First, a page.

Lego PT stereotypes

I’m probably reading too much into this, but here’s a PT stereotype: Lego’s Duplo bus. It appears that in the view of whoever designed this set, only old people and kids ride the bus.

Lego bus 5636

Okay, okay, we all know that in some cases this is probably very realistic. Many services simply aren’t good enough to attract anybody other than those who have no choice: those who can’t drive, or can’t afford to drive.

The challenge is to make services good (frequent) enough that people who have a choice will use them. That’s what gets cars off the road. It’s also a way of improving safety at quiet times such as late evenings — by having services which are busy, and have a wide cross-section of the community aboard. (That’s what made the recent Mckinnon incident quite unusual.)

Happily in the bigger kids’ Lego bus set, there’s an apparently affluent white collar worker waiting for the bus. Maybe it’s a Smartbus.

Lego bus 7641

I’m also happy to see that Legoland has some kind of integrated public transport; the logo at the bus stop is the same as the one on the trains.

Lego train 7938

Though of course that doesn’t mean everything’s timed to connect.

Like I said, I’m reading way too much into this!

PS. Tuesday afternoon: Speaking of cultural representations of public transport:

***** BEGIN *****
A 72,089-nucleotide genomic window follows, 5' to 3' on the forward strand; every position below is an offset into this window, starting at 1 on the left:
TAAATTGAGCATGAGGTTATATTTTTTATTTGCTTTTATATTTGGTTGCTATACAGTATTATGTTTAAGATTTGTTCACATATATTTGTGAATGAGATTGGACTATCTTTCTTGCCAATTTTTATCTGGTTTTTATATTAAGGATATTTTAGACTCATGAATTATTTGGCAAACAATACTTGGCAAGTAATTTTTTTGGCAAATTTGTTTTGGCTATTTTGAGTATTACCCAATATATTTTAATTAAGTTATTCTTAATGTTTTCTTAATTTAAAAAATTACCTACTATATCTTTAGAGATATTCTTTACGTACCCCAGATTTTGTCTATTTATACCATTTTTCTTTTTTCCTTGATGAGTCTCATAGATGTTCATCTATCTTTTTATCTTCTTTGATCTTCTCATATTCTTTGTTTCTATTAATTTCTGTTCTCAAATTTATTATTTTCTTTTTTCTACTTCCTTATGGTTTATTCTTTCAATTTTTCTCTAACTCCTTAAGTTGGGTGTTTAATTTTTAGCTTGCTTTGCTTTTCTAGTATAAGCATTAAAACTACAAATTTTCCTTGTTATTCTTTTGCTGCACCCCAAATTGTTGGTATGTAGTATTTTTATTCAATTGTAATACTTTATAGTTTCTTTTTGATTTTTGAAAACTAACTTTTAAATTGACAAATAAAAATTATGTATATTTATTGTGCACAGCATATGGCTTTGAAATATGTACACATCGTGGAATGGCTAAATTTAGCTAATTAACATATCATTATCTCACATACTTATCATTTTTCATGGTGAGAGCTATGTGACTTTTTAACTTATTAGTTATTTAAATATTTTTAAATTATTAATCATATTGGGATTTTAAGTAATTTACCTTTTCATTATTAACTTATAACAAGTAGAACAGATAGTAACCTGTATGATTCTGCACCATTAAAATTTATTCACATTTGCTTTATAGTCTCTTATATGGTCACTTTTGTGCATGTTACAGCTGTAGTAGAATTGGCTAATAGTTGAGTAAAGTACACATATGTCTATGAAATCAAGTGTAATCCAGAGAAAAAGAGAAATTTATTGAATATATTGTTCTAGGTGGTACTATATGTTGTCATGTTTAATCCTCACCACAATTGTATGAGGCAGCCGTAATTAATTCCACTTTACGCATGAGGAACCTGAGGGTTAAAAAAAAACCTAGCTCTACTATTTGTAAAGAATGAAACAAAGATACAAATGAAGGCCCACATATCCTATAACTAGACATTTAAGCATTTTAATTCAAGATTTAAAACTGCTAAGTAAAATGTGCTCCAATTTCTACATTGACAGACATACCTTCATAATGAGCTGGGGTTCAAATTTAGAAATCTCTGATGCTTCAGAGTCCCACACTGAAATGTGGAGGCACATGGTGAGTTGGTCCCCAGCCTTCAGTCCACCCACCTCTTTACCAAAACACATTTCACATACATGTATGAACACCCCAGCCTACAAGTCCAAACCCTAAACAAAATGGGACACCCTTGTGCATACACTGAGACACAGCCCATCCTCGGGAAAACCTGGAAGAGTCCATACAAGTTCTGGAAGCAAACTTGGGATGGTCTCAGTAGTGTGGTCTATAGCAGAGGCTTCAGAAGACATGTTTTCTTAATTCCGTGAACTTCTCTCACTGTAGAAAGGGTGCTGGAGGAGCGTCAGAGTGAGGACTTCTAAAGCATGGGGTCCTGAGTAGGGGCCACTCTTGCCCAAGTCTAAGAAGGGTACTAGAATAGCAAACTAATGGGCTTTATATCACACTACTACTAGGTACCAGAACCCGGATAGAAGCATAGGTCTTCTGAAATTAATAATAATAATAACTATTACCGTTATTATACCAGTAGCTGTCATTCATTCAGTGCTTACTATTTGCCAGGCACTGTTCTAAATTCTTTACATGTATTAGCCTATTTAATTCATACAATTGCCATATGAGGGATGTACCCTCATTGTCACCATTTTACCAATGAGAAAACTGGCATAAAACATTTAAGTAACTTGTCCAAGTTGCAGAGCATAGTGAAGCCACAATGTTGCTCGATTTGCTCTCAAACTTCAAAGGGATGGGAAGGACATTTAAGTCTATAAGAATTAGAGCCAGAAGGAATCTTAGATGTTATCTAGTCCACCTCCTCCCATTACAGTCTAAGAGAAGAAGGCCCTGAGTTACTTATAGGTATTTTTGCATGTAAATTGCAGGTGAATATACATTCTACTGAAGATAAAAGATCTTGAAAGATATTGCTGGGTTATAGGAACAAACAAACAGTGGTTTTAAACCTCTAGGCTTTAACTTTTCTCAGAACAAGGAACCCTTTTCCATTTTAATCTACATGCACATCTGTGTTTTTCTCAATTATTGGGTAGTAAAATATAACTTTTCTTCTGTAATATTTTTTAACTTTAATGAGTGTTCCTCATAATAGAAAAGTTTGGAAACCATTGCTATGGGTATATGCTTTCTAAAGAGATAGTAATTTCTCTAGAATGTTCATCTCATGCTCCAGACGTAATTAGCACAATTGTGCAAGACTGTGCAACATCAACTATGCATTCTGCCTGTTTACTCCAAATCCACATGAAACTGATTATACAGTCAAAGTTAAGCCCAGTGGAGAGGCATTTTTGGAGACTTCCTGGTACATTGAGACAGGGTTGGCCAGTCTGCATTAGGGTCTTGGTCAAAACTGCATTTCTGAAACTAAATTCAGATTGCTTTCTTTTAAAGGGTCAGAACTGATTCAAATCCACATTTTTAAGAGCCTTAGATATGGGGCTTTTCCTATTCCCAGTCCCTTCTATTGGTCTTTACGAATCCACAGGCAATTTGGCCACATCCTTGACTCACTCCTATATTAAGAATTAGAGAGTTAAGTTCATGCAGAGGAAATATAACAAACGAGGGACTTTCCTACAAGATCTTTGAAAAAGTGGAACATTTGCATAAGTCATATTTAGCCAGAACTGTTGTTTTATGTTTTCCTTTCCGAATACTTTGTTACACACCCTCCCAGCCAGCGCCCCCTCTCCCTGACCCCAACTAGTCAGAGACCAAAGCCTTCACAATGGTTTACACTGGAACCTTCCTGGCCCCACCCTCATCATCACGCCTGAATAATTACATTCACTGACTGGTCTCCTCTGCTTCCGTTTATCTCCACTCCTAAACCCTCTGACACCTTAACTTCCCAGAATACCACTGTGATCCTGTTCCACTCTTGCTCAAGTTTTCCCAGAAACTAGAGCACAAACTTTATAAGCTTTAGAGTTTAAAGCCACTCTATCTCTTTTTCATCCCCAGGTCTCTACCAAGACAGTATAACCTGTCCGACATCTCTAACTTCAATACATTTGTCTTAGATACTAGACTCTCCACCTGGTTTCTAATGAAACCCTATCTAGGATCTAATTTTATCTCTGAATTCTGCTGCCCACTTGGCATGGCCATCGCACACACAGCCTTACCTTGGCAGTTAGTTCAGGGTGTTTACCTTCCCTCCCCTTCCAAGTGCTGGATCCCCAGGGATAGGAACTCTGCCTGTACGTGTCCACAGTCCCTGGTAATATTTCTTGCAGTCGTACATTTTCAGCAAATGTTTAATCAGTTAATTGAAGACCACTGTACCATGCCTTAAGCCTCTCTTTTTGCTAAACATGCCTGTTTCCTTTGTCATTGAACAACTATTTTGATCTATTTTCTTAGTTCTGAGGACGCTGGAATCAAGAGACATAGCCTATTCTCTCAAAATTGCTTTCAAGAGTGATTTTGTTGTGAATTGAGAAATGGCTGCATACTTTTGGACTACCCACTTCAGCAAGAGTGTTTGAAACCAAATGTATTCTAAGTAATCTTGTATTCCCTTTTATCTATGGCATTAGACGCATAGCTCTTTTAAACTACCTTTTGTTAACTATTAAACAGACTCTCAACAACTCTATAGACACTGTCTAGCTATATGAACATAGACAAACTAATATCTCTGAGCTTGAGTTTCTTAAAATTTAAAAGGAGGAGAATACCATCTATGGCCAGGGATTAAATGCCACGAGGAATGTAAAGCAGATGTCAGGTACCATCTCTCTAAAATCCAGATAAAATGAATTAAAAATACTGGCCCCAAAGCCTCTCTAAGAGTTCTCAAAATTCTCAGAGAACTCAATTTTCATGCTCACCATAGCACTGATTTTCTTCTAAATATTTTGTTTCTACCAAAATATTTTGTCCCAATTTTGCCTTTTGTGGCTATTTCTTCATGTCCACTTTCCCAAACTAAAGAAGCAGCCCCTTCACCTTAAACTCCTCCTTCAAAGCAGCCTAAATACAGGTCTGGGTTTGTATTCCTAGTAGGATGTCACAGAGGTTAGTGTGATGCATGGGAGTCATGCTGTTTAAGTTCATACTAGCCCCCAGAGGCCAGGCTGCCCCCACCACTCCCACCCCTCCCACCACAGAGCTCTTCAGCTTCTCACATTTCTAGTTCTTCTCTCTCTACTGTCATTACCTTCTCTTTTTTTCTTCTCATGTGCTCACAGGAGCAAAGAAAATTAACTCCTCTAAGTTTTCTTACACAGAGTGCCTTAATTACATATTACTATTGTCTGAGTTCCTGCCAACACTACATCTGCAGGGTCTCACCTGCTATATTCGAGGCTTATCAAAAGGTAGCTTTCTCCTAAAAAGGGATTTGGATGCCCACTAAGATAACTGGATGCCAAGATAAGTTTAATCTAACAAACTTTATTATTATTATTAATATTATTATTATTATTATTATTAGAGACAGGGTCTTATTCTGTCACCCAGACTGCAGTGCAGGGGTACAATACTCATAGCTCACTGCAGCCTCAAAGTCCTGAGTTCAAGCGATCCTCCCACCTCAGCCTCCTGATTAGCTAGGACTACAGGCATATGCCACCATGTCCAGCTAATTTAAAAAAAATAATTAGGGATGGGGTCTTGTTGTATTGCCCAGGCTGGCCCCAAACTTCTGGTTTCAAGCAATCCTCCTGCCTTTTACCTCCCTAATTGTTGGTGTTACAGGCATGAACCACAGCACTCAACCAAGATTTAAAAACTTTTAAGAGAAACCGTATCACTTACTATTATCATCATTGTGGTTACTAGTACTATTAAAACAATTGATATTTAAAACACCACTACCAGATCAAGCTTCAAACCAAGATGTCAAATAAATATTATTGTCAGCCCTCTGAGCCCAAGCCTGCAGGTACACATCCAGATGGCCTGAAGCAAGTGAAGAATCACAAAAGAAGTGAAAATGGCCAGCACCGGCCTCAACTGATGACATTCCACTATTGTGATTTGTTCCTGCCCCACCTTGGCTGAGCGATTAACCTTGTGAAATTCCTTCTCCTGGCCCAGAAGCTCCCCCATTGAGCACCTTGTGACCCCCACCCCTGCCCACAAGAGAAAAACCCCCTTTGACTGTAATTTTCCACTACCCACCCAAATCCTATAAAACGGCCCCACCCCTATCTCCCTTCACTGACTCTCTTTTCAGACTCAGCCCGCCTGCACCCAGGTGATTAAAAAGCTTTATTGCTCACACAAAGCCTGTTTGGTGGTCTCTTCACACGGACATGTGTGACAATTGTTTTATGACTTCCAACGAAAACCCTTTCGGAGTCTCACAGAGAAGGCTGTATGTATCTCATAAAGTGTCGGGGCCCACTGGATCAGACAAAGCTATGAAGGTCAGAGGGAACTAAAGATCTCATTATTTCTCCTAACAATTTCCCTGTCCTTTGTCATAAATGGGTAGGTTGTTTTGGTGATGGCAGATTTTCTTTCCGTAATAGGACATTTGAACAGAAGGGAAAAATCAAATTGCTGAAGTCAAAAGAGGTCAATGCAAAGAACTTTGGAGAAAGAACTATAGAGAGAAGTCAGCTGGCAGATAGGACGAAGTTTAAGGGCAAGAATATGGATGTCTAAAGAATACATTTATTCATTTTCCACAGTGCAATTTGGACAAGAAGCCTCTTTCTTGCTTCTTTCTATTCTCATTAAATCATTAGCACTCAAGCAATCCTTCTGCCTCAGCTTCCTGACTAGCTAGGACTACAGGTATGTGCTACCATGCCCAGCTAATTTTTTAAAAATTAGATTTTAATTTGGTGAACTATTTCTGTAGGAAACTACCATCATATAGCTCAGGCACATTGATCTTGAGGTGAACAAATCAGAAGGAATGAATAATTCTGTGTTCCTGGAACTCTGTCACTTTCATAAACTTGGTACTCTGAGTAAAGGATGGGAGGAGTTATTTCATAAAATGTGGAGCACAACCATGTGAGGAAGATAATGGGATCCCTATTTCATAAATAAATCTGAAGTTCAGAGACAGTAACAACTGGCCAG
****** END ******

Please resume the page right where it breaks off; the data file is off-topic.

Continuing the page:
EXHIBITION: Jacques Tati from Bicycles to Spaceships: Tati + Hulot Transiting Modern Life
A unique exhibition coordinated by Louise Mackenzie
Open: 9.00am – 5.00pm Monday – Friday, 1 – 9 July
Wunderlich Gallery, Architecture Building
University of Melbourne [Link; go to July events.]

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8 Replies to “Lego PT stereotypes”

  1. I agree. Lego should make more effort to reflect reality.
    It’s a long time since I’ve seen an Anglo-Saxon bus driver.

  2. Funny. The doors are on the wrong side, too!

    As a child I had a lovely Lego red double decker. Wish I’d kept that or that they;d re-release it!

    (Louise bought me the Lego Harry Potter Triple Decker Knight Bus, though!)

  3. Well Lego is from Denmark, where they probably have far superior public transport to us. So I think it was just a bit of a coincidence.

  4. It was always the ‘hair’ on the standard Lego man that I used to wonder at – a perfect helmet later stolen by Ray Martin and, more recently Justin Beiber.

    …..and for these days, how come Lego – if they’re interested in stereotypes – haven’t created the smelly, overly-chatty Weirdo passenger?

  5. I had the Lego 12V Inter City 7740 when I was a kid (around 1985) – still have bits and pieces at home …
    http://www.brickset.com/detail/?Set=7740-1

    The small station and track were part of the kit. Looking back on it I’m a little puzzled about the two pantographs on the engine (like an old VR L class) and the third on the back like a suburban Hitachi motor car. Used to have to get the metho out every time to clean the electric contact rail so it would run properly!!

  6. Bwahahahahahahaha.
    Sorry, couldn’t help it.
    How sad if the trains and buses did connect and run on time in an alternative Lego universe….

  7. It could be a rather bright interpretation of Germany 1945 – nothing but youngsters and oldies…

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